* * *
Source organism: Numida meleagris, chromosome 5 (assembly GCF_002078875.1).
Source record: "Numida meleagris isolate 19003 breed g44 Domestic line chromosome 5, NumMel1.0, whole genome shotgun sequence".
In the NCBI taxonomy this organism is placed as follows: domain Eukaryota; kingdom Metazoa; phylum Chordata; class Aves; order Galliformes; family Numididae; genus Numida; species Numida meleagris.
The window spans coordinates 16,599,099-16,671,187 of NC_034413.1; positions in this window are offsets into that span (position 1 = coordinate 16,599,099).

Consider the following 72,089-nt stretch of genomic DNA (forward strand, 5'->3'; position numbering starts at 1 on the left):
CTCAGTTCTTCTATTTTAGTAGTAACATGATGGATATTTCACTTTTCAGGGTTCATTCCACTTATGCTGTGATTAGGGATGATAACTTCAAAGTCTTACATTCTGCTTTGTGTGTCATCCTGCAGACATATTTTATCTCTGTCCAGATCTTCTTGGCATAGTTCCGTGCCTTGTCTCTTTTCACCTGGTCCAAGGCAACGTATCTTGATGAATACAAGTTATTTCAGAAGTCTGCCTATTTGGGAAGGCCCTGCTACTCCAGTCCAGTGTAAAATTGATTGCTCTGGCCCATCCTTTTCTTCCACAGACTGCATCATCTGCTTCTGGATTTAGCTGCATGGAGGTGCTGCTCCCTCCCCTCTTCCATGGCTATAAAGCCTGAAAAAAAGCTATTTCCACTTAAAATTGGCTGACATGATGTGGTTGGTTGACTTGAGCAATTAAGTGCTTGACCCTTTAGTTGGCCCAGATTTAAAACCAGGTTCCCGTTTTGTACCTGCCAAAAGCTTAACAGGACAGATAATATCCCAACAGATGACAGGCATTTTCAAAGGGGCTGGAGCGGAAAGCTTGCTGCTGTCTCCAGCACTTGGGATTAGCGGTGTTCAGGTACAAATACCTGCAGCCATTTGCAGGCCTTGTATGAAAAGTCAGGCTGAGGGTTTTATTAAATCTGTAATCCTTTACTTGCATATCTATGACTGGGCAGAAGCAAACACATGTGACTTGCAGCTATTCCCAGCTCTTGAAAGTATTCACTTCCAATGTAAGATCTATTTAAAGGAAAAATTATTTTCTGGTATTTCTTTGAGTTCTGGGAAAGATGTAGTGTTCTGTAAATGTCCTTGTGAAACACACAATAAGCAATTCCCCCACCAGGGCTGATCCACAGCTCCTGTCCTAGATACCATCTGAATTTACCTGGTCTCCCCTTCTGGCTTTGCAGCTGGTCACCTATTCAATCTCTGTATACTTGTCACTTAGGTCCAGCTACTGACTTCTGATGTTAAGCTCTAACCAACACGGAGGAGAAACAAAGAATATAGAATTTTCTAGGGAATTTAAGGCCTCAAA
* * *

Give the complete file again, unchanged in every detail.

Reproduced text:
Source organism: Numida meleagris, chromosome 5 (assembly GCF_002078875.1).
Source record: "Numida meleagris isolate 19003 breed g44 Domestic line chromosome 5, NumMel1.0, whole genome shotgun sequence".
In the NCBI taxonomy this organism is placed as follows: domain Eukaryota; kingdom Metazoa; phylum Chordata; class Aves; order Galliformes; family Numididae; genus Numida; species Numida meleagris.
The window spans coordinates 16,599,099-16,671,187 of NC_034413.1; positions in this window are offsets into that span (position 1 = coordinate 16,599,099).

Consider the following 72,089-nt stretch of genomic DNA (forward strand, 5'->3'; position numbering starts at 1 on the left):
CTCAGTTCTTCTATTTTAGTAGTAACATGATGGATATTTCACTTTTCAGGGTTCATTCCACTTATGCTGTGATTAGGGATGATAACTTCAAAGTCTTACATTCTGCTTTGTGTGTCATCCTGCAGACATATTTTATCTCTGTCCAGATCTTCTTGGCATAGTTCCGTGCCTTGTCTCTTTTCACCTGGTCCAAGGCAACGTATCTTGATGAATACAAGTTATTTCAGAAGTCTGCCTATTTGGGAAGGCCCTGCTACTCCAGTCCAGTGTAAAATTGATTGCTCTGGCCCATCCTTTTCTTCCACAGACTGCATCATCTGCTTCTGGATTTAGCTGCATGGAGGTGCTGCTCCCTCCCCTCTTCCATGGCTATAAAGCCTGAAAAAAAGCTATTTCCACTTAAAATTGGCTGACATGATGTGGTTGGTTGACTTGAGCAATTAAGTGCTTGACCCTTTAGTTGGCCCAGATTTAAAACCAGGTTCCCGTTTTGTACCTGCCAAAAGCTTAACAGGACAGATAATATCCCAACAGATGACAGGCATTTTCAAAGGGGCTGGAGCGGAAAGCTTGCTGCTGTCTCCAGCACTTGGGATTAGCGGTGTTCAGGTACAAATACCTGCAGCCATTTGCAGGCCTTGTATGAAAAGTCAGGCTGAGGGTTTTATTAAATCTGTAATCCTTTACTTGCATATCTATGACTGGGCAGAAGCAAACACATGTGACTTGCAGCTATTCCCAGCTCTTGAAAGTATTCACTTCCAATGTAAGATCTATTTAAAGGAAAAATTATTTTCTGGTATTTCTTTGAGTTCTGGGAAAGATGTAGTGTTCTGTAAATGTCCTTGTGAAACACACAATAAGCAATTCCCCCACCAGGGCTGATCCACAGCTCCTGTCCTAGATACCATCTGAATTTACCTGGTCTCCCCTTCTGGCTTTGCAGCTGGTCACCTATTCAATCTCTGTATACTTGTCACTTAGGTCCAGCTACTGACTTCTGATGTTAAGCTCTAACCAACACGGAGGAGAAACAAAGAATATAGAATTTTCTAGGGAATTTAAGGCCTCAAA